Modi opens grand Hindu temple in UAE as election nears

Published February 14, 2024
India’s Prime Minister Narendra Modi performs a Hindu water ritual, as he attends the inauguration of the BAPS Hindu temple in Abu Dhabi, United Arab Emirates, February 14. — Reuters
India’s Prime Minister Narendra Modi performs a Hindu water ritual, as he attends the inauguration of the BAPS Hindu temple in Abu Dhabi, United Arab Emirates, February 14. — Reuters

Indian Prime Minister Narendra Modi opened a grand Hindu temple in the United Arab Emirates on Wednesday, capping off a two-day visit to the Muslim nation that is home to around 3.5 million Indians.

A day earlier, tens of thousands of Indians filled a soccer stadium in the capital Abu Dhabi, cheering on Modi who is seeking a rare third term in India’s upcoming general election.

Modi’s visit to one of India’s largest trading partners showed how the Hindu nationalist has deepened New Delhi’s relations with the Middle East.

At home, critics say that since Modi took the prime minister’s office in 2014, religious polarisation has risen and that Indian Muslims, who make up 14 per cent of the 1.42 billion population, are being marginalised.

The opening of the temple in a Muslim country has garnered widespread domestic press coverage in India and follows last month’s opening by Modi of a massive temple in India built on the site of a 16th-century mosque destroyed by a Hindu mob in 1992.

The UAE government gifted the 27 acres in Abu Dhabi where the grand temple was built at a cost of about $95 million by the Hindu BAPS organisation that was founded in Modi’s home state of Gujarat more than a century ago.

Hindu temples have for decades existed in the UAE, a Gulf state whose 1m citizens are a minority in a country of some 10m residents who are the backbone of the workforce.

Accompanied by Hindu religious leaders and monks, Modi offered prayers and performed rituals as he toured the temple in an event that was attended by members of the UAE government, Bollywood actors and the Indian community.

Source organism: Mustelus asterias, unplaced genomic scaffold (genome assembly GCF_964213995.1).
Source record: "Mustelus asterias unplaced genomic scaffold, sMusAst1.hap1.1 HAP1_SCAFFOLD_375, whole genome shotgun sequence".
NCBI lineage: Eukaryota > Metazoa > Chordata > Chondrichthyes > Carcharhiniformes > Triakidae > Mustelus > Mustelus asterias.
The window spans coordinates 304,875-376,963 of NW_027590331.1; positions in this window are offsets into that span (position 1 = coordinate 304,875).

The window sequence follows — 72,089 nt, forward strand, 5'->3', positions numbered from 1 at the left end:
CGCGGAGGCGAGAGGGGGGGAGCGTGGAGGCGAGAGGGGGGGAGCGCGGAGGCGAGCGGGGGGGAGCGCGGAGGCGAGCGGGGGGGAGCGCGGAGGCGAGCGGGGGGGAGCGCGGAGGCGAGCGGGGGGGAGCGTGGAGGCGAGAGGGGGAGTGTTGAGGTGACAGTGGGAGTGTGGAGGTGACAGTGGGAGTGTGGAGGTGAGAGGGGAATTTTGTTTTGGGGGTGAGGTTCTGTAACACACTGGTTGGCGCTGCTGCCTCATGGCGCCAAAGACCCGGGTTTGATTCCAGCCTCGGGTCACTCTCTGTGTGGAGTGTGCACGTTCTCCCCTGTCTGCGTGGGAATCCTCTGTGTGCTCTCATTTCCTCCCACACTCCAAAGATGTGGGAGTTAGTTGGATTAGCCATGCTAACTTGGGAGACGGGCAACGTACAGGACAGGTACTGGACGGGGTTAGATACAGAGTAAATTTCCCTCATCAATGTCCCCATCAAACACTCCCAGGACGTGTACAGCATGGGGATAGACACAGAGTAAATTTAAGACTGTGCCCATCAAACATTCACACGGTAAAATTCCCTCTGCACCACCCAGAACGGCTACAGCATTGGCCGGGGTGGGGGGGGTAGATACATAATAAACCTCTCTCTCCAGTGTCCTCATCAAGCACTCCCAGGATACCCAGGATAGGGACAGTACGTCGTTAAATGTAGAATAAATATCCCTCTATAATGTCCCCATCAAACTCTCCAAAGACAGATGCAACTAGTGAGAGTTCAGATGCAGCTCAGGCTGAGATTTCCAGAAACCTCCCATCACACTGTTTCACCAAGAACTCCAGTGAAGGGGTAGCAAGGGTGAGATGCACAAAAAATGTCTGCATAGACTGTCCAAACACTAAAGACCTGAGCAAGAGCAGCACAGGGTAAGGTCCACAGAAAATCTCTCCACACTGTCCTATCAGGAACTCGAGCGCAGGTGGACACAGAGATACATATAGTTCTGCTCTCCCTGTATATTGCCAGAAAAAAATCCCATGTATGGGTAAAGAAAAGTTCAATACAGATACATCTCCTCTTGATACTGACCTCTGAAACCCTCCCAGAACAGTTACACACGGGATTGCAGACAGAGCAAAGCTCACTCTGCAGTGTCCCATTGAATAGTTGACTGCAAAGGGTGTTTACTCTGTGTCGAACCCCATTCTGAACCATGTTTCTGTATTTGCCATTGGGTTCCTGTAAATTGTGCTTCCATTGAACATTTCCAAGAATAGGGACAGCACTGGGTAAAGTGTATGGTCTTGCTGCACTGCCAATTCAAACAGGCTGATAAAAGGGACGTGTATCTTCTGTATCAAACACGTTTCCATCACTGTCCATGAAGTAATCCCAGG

“This temple is a symbol of the shared heritage of humanity. It is a symbol of the mutual love between the Indian and Arab people. It reflects the philosophical connection between India and the UAE,” Modi said to a crowd waving UAE and Indian flags.

UAE Minister of Tolerance Sheikh Nahyan bin Mubarak Al Nahyan, addressing the inauguration ceremony, praised Modi for strengthening relations and said the temple reflected the UAE’s openness to different religions and ethnicities.

Close partners

The opening of the first traditional, stone-carved Hindu temple on the Arabian Peninsula, the birthplace of Islam, is symbolic of the close ties between India and the UAE.

Modi thanked UAE President Sheikh Mohamed bin Zayed al Nahyan, whom he refers to as his brother, for granting permission to build the temple.

India’s relationship with the influential Middle Eastern state, built on more than a century of trade links, has expanded since Modi took office.

The two countries signed a series of agreements during the visit, including a framework accord on developing a sea and rail trade corridor from India, across the Arabian Sea, to the UAE and through Middle Eastern states, including Israel, to Europe.

“This visit is more about consolidating an already very strong legacy in the Middle East,” said Harsh V Pant of the Indian think tank Observer Research Foundation.

The opening of the temple showed how Modi conducts foreign policy on his own terms and has taken the message of a culturally embedded Hinduism in Indian politics overseas, he said.

Modi is widely popular among his Hindu-majority base who see the leader, who has established a strong man image at home and among world leaders, as leading a Hindu re-awakening in India.

Indian Muslims accuse Modi’s right-wing nationalist Bharatiya Janata Party (BJP) of imposing laws interfering with their faith. Modi denies this but the situation has led to sporadic violence between members of the two communities.

The seven emirates of the UAE are represented by the seven spires of the Abu Dhabi temple, which was built with sandstone from India’s Rajasthan and marble from Italy.

Hindu deities are depicted along with ancient civilisations and other religions, including Islam, the only official religion of the Gulf state.

Pujya Brahmavihari Swami, a Hindu religious leader from the temple, told Reuters that the Abu Dhabi temple was a symbol of harmony of all religions.

“This is a place where art is ageless. Culture is borderless and values are timeless. It is founded on universal spiritual values,” he said ahead of its opening.

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